Austenland

U.S.-U.K.

Production: A Moxie Pictures and Fickle Fish Films production. (International sales: Fickle Fish, Mesa, AZ) Produced by Stephenie Meyer, Gina Mingacci. Executive producers, Dan Levinson, Robert Fernandez. Co-producer, Jane Hooks. Directed by Jerusha Hess. Screenplay, Hess, Shannon Hale, based on the novel by Hale.

Crew: Camera (color), Larry Smith; editor, Nick Fenton; music, Ilan Eshkeri; music supervisor, Ian Neil; production designer, James Merifield; art director, Patrick Rolfe; set decorator, Jacqueline Abrahams; costume designer, Annie Hardinge; sound (Dolby Digital), Tim Barker; supervising sound editor, Barker; first assistant director, Jake Ravenscroft; casting, Michelle Guish, Courtney Bright, Nicole Daniels. Reviewed at Sundance Film Festival (competing), Jan. 18, 2013. Running time: 97 MIN.

Cast: Jane Hayes - Keri Russell
Mr. Henry Nobley - JJ Feild
Martin - Bret McKenzie
Miss Elizabeth Charming - Jennifer Coolidge
Col. Andrews - James Callis
Lady Amelia Heartwright - Georgia King
Mr. Wattlesbrook - Rupert Vansittart
Cap. George East - Ricky Whittle
Mrs. Wattlesbrook - Jane Seymour

More Scene

  • Charlize Theron speaks at the GEANCO

    Charlize Theron Talks 'White Privilege,' Growing Up During Apartheid in South Africa

    Charlize Theron, during an onstage discussion with her “Gringo” costar David Oyelowo about philanthropy at Thursday’s annual fundraiser for Nigerian children’s educational and health program GEANCO, said she was a beneficiary of “white privilege” while growing up in Apartheid-torn South Africa. “I obviously am a white person who benefited from my white privilege,” Theron said [...]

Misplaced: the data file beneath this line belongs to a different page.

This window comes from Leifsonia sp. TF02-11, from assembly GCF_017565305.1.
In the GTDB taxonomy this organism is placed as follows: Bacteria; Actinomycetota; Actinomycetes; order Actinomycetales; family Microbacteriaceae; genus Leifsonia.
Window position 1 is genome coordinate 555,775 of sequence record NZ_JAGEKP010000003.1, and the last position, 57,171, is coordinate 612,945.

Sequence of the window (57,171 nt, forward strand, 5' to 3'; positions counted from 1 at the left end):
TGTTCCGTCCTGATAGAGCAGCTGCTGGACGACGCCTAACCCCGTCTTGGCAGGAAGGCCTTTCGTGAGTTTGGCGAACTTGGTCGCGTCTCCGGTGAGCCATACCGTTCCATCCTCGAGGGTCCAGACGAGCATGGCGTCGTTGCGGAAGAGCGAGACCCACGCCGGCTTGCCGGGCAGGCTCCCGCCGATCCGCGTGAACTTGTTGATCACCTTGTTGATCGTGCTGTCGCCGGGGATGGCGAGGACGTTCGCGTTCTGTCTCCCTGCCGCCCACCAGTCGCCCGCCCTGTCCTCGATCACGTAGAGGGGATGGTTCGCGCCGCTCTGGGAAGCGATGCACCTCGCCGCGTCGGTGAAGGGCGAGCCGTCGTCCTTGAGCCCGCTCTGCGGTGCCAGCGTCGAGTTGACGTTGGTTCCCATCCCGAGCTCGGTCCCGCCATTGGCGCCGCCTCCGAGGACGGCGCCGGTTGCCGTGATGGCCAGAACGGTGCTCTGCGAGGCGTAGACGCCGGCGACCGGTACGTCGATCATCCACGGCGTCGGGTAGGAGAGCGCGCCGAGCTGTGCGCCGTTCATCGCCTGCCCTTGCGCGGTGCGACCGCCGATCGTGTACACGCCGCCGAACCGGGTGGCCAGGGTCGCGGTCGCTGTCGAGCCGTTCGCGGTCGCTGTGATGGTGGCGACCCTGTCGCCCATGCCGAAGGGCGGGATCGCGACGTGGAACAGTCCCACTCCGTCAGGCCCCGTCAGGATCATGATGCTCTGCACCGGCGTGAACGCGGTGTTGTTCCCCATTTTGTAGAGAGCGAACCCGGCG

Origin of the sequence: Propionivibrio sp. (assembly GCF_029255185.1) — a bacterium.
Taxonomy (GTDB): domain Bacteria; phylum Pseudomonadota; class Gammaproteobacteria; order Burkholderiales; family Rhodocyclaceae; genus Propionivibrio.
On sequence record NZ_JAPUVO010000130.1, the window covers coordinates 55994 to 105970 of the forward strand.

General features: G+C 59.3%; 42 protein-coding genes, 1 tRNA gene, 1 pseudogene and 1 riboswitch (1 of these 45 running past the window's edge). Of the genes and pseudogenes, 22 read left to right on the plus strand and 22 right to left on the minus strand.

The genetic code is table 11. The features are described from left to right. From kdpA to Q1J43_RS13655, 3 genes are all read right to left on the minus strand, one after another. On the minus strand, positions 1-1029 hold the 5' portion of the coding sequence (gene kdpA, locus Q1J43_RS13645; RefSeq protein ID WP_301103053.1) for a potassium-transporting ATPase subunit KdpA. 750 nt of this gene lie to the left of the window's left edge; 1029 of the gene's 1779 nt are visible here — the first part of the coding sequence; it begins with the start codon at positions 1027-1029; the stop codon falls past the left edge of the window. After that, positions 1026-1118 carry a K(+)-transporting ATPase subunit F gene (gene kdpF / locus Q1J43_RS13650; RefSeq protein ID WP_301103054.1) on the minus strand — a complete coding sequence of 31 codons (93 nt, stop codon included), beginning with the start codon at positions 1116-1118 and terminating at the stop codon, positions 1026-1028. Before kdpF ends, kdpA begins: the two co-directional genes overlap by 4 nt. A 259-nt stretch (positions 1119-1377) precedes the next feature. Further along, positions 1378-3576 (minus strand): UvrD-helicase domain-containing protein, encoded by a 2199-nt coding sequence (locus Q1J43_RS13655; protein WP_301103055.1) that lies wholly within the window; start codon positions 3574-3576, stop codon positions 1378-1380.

• Lyliana Wray, Sam Ashe Arnold, Miya

    ‘Are You Afraid of the Dark’ Revival Team on Living Up to the Series’ Legacy

    The 2019 revival of “Are You Afraid of the Dark?” centers around the Carnival of Doom, a place that star Jeremy Ray Taylor (“It Chapter Two”) describes as “beautiful on the outside, but…in the middle of it, there are definitely dark secrets. Variety caught up with the young star during a carnival-themed celebration at Row DTLA [...]

  • Charlize Theron'The Addams Family' film premiere,

    Charlize Theron Speaks Immigration, Diversity in ‘The Addams Family’

    They’re creepy, they’re kooky, and they’re an allegory for immigration in America.  Charlize Theron discussed the changing face of the nuclear family and her animated film, “The Addams Family,” with Variety at the movie’s recent premiere at the Century City Mall in Los Angeles. “When you think of [the Addams] being around since the sixties, [...]

  • Emma Stone attends the Los Angeles

    Emma Stone Talks 'Cruella' Transformation, New 'Zombieland' Sequel

    Despite inevitable comparisons to Glenn Close’s iconic turn as Cruella de Vil in 1996’s “101 Dalmatians,” Emma Stone teased that her take on the infamous villain in the upcoming “Cruella” movie will be very distinctive. “It comes long before her story,” Stone told Variety at the premiere of “Zombieland: Double Tap” at the Regency Village [...]

  • Gwyneth Paltrow arrives at the 2019

    Gwyneth Paltrow Honored at amfAR Gala

    Gwyneth Paltrow received one of this year’s courage awards at amfAR’s annual gala on Thursday night in Los Angeles. Paltrow’s longtime friends Dan Bucatinsky and Don Roos presented her with the award. “I didn’t prepare anything because I don’t think I really believe in thank you speeches, but I did want to thank amfAR for this,” [...]

  • Variety’s Power of Women Gift Bag

    Variety’s Power of Women Gift Bag: Sneak Peek

    While there are only so many cover honorees, everyone will go home a star this Power of Women Los Angeles. Each guest will receive a large Shopping Tote provided by The Little Market, and screen-printed by Homeboy Industries. Item inclusion ranges from product in entertainment, beauty, health, fashion, and more. Missed your chance to attend? [...]

More From Our Brands

Access exclusive content